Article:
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This article is from the WebMD News Archive

Vitamin D from the sun for arthritis

Leading medical research charity encourages people to get out in the sun
By
WebMD UK Health News
Medically Reviewed by Dr Keith David Barnard
69x75_sunlight_glandular_fever_and_ms.jpg

27th March 2012 - As spring sunshine makes a welcome appearance across the country, Arthritis Research UK is encouraging those at risk of vitamin D deficiency to get outside.

Arthritis refers to a group of painful diseases which cause inflammation and stiffness of the joints. Calcium and phosphorus are needed for bone health but in order to absorb these elements from the gut our bodies need vitamin D. Our main way to get this essential vitamin is through sunlight on our skin, which triggers a photochemical process that can synthesise the vitamin. This is why the charity is encouraging us to get outside.

The sunshine vitamin

Arthritis Research UK says a lack of vitamin D can result in bone loss, impairment of muscle function and an increased risk of falls and fractures. Britain’s frequently grey skies, particularly in winter months, may put millions of people at risk of vitamin D deficiency.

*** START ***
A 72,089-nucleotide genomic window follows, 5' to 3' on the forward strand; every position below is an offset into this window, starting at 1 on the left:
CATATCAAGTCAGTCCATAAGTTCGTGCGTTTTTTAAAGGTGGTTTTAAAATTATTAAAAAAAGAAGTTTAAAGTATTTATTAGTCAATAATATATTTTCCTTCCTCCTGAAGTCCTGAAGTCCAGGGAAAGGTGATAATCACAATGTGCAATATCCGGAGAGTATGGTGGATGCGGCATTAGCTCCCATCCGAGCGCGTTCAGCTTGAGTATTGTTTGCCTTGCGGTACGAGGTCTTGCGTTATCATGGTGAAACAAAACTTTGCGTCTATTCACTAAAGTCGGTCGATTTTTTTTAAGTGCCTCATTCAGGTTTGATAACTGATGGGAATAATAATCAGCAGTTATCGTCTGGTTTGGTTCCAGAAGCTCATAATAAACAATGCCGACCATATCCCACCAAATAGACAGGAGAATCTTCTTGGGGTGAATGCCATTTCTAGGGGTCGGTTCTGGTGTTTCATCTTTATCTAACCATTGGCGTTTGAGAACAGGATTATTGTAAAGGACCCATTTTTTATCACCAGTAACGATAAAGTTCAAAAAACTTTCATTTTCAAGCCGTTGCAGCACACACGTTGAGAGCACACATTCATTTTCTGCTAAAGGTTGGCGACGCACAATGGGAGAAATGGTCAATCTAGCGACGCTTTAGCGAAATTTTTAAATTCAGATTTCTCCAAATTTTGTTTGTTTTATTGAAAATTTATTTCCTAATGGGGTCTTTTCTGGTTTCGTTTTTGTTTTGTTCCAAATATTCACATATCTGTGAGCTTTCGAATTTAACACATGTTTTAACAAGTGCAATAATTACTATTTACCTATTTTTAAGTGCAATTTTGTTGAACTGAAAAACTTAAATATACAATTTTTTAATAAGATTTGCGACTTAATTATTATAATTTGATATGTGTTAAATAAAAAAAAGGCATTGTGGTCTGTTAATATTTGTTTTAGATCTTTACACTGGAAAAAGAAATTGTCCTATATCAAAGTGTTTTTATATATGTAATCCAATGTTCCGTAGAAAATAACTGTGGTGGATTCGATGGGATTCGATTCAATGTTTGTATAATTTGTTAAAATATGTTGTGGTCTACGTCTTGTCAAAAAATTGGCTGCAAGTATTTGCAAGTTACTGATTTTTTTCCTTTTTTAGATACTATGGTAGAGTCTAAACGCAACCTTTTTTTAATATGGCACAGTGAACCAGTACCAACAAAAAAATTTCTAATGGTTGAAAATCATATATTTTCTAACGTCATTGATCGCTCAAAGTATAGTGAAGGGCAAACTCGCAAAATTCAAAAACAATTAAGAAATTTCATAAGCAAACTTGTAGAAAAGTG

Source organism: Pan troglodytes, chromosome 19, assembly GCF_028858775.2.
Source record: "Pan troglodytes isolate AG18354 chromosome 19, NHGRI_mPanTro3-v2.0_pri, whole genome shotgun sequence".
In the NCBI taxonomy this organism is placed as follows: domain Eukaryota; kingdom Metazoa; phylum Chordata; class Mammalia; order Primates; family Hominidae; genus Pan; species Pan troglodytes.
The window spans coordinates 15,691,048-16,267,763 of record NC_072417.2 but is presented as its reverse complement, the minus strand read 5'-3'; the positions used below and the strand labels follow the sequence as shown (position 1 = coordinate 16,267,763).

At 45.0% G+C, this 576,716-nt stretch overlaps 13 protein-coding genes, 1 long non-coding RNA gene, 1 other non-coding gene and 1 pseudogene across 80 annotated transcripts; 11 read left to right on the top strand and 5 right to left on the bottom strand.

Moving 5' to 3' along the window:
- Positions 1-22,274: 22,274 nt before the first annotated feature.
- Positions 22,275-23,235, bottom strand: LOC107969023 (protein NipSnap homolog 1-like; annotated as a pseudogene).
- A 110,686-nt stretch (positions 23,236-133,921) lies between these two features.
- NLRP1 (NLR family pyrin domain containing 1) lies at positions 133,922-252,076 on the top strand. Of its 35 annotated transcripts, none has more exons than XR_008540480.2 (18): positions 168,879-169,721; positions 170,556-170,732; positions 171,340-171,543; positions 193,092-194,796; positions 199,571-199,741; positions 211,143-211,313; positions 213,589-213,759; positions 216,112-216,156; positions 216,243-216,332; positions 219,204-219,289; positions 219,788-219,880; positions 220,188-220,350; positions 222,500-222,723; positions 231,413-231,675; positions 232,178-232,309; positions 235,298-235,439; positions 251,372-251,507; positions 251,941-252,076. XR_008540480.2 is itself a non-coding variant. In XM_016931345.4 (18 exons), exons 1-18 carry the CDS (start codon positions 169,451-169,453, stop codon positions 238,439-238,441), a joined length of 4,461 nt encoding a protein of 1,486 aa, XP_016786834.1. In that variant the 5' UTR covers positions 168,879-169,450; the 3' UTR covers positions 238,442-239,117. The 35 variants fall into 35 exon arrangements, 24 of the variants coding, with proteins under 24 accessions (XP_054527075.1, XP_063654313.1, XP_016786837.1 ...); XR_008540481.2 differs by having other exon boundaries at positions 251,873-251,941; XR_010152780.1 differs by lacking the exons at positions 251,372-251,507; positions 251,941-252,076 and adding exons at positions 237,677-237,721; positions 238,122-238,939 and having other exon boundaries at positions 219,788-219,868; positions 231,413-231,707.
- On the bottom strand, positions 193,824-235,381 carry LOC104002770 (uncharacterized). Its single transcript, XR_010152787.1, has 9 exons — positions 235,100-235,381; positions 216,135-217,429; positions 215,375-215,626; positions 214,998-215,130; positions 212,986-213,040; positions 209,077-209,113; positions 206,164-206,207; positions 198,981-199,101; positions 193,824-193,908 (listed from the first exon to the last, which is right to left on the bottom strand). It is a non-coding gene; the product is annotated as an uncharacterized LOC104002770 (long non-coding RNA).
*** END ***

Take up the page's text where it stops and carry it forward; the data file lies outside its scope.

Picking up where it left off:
Arthritis Research UK medical director, Alan Silman, explains in a prepared statement: "Vitamin D is essential for strong, healthy bones. Our advice to people is to ‘Step outside!’ as this is the best way to get vitamin D. When the days are sunny, go out for a few minutes and expose your face and arms to the sunshine. Don’t allow your skin to go red, and take care not to burn, particularly in strong sunshine, or if you have fair or sensitive skin. From June to August just fifteen minutes is generally enough time.”

Pigmentation affects the vitamin D synthesis in the skin, and darker-skinned people, such as those of South Asian or Afro-Caribbean origin, are at greater risk of deficiency.

Diet

Even though the clocks have changed to British Summer Time, Alan Silman says it will be a few more months before the sun’s UV levels are strong enough over Britain for our bodies alone to make enough vitamin D.

In the meantime he recommends people top up the vitamin D in their diet by eating more oily fish such as salmon, tuna, trout, mackerel, pilchards and sardines, and foods ‘fortified’ with vitamin D, such as breakfast cereals and some margarines. He says people could also consider taking a vitamin D supplement.

The Chief Medical Officer for England recommends all pregnant and breastfeeding women, and people aged 65 years and over who are not exposed to much sun should take a daily supplement containing 10 micrograms of vitamin D. Taking too much Vitamin D can be harmful, but anyone taking less than 25 micrograms or less a day will be safe.

Reviewed on March 27, 2012

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